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  • Writer's pictureErin Spradlin

Profile of a Female Investor in Denver: Lizzie Carver

It’s really hard for most personality types to get on board with the risk, but it’s the kind of thing that if you are that way- which I kind of am- give yourself the tools where you can try it and actually do it. People would be surprised if they just took the lead.

Lizzie Carver

Caveat before I start this blog: there’s nothing inherently special about being a female investor but since they remain a minority in the space, it’s important to spotlight them.


Incredibly reductive picture of Lizzie:

Self-employed, dog-lover from the DC-area, willing to divert student loan funds for investing success.

Tell me about your current investments…

I recently just sold my investment in DC, and now share an investment with my boyfriend, who owns a duplex. We have been renovating it and living on one side while renting (or rented) the other side out.

I find renovation to be a frightening word. What have you been doing on the place?

We’ve ripped out the outdated kitchen and bathroom down to the studs and added modern touches like open shelving, new paint and trim throughout. We’ve also replaced flooring in living room and bedrooms, replaced interior and exterior doors.

How has this property been going generally?

It’s been stressing us out a little as we plan on going on vacation, and there’s some still some stuff that needs to be done. Also, our tenants left in mid-January unexpectedly (we expected it to be June), so now we are working on getting new tenants. We’re both working full time so it’s been stressful.

You just sold a place in DC. Tell me about that.

I bought it as my primary in 2016, but was always intended to rent it out. I knew I could only really afford a one bedroom (in DC). So it was important to me that I felt I could rent out in a couple years when I wanted something bigger.

And did you?

Yes, and I had a great tenant but because of some HOA issues, had to sell it.

I think a lot of people are afraid of having tenants, you said yours was a good tenant. Tell me more about that.

I have not had any issues, but everyone should be a little paranoid about that: you are letting them into a big investment, you are trusting them to pay every month.

I was really diligent about the screening process. When I first advertised it, this girl came and she was super cool, excited, brought a friend and was talking about furniture. I assumed it would be her. Then I did a credit check and I’ve never seen one that low. And it wasn’t for anything reasonable, it was like not paying basic bills, like gas.

But, ultimately, you did get a good tenant?

I did have a really good first tenant in DC. Once there was a leak from upstairs and he was great at taking care of it. Because he was so awesome about contractors, I’d send him a little gift. We were not friends, but we had a good relationship.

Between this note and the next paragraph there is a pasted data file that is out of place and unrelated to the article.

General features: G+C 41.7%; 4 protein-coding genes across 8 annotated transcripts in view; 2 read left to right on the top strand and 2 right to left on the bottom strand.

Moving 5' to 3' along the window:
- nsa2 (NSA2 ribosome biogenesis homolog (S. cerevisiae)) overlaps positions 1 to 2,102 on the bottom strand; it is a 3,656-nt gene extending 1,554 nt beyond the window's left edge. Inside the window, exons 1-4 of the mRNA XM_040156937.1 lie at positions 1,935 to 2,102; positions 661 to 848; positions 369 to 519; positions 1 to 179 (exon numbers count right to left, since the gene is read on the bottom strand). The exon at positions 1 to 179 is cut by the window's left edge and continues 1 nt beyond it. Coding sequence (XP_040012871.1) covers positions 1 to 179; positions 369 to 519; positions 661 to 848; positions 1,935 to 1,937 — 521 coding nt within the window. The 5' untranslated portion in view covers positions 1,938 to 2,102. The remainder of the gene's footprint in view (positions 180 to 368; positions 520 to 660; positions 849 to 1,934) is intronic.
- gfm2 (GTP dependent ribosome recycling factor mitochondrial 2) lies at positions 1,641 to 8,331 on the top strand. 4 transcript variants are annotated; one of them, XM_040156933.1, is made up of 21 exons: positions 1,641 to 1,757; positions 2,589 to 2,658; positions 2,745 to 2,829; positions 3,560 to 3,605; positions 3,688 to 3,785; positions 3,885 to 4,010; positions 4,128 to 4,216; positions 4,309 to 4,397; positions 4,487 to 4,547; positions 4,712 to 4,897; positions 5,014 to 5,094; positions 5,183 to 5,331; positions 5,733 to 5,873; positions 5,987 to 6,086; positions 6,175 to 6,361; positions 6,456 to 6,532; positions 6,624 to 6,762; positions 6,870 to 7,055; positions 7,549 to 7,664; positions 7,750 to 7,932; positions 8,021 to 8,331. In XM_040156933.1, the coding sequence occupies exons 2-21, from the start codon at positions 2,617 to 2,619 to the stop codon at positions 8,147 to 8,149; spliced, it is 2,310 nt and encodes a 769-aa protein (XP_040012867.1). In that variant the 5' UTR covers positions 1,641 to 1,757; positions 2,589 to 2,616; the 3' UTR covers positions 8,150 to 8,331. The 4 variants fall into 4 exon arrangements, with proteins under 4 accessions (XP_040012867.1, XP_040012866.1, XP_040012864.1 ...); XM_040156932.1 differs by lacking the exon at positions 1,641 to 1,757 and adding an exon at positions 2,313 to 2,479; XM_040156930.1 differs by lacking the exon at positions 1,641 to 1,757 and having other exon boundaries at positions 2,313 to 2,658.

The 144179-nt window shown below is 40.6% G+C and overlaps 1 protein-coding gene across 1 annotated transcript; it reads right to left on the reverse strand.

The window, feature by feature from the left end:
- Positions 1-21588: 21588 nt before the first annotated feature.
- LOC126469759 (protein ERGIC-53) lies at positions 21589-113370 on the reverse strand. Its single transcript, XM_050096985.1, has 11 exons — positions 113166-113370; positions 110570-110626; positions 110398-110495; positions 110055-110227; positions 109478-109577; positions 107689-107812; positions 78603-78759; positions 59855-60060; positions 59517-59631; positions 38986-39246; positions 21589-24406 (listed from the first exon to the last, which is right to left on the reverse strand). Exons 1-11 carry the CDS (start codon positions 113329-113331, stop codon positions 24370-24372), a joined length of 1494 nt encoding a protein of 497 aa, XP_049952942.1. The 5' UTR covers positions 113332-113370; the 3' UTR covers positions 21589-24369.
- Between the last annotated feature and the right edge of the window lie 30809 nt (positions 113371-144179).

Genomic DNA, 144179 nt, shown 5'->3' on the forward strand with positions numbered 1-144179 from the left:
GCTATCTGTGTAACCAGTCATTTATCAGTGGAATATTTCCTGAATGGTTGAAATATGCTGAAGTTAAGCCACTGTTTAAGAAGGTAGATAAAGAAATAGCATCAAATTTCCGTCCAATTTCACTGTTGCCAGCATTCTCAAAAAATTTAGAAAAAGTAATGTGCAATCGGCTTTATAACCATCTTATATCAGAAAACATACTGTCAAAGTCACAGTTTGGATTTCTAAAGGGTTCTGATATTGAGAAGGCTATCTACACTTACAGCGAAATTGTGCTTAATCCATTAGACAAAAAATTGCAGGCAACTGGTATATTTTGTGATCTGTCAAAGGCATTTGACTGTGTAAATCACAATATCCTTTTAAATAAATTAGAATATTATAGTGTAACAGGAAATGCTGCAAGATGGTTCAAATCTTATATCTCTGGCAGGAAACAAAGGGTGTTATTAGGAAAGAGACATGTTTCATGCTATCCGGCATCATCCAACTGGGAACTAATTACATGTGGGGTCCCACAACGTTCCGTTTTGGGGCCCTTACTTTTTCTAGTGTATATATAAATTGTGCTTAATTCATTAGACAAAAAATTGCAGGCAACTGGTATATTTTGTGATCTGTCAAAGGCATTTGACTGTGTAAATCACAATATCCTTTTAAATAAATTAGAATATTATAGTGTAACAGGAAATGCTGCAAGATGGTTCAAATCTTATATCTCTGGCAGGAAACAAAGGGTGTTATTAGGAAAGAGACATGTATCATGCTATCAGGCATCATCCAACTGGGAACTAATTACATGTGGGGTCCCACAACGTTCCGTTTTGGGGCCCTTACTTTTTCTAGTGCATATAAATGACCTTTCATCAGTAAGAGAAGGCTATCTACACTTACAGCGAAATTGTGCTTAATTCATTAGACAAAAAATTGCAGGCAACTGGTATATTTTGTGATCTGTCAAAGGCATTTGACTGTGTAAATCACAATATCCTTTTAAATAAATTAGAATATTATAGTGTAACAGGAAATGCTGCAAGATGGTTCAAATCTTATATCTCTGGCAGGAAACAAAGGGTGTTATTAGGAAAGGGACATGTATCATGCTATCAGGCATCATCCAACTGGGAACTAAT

You had to sell because of the HOA. How did you end up doing?

In 2017, I bought it for $279K and I sold it for $318K in 2019. After everything was said and done, netted almost exactly $50K. My intention was then to put the money into a bigger investment out here, but then I quit my job and my focus changed for now.

Did your investment help you quit your 9-5?

I would have never let myself quit my job unless I had a big buffer. I am not living off the $50K, but it provides comfort.

How was it to have an investment out of state? No big stresses from doing it afar. Because I’ve been in commercial real estate for awhile and have been in charge of a lot of commercial tenants, I feel like as long as someone is communicating and you have a plan, I can work with them. You want to have a good relationship with the tenant.

So, now you are self-employed. How are you liking that?

I like it. It’s been 6 months to the day.

Right now, I have to be commuting a bit; in general I think it suits me really well. I struggle if I am sitting in a cubicle for 9 hours. I’ve always felt like I can do my work faster than that. It’s annoying to be expected to stay there.

Why did you do it?

It’s really hard for most personality types to get on board with the risk, but it’s the kind of thing that if you are that way- which I kind of am- give yourself the tools where you can try it and actually do it. People would be surprised if they just took the lead.

And, for me, it meant having somewhat of a plan and having money. I did it so if I quit my job and was bleeding money, I was not dependent on taking any job that was there immediately, because that would have been a worse situation.

Can we plug your business at all?

Sure, my focus right now is primarily focused on business to business corporate real estate; currently working with two national retailers on all things leasing related. I’ve been in commercial real estate for eight years and am always happy to help those interested in learning more about it!

Final thoughts?

I know a lot of people want to invest in real estate and then just don’t because it seems so big and scary...

When I bought my DC condo I was underpaid and rent was so high it was hard to save. I looked a few neighborhoods over and kept an eye on what I would need for a 5% down payment and figured out how to cobble it together (about a third was from getting grad school tuition reimbursement from my employer and, instead of paying off my student loan, using the cash toward my down payment since my real hurdle to buying was saving up the last $5k while paying high rent.) Once I moved, I was in a bigger place and paying less each month and the monthly “savings” went to my student loan payment.

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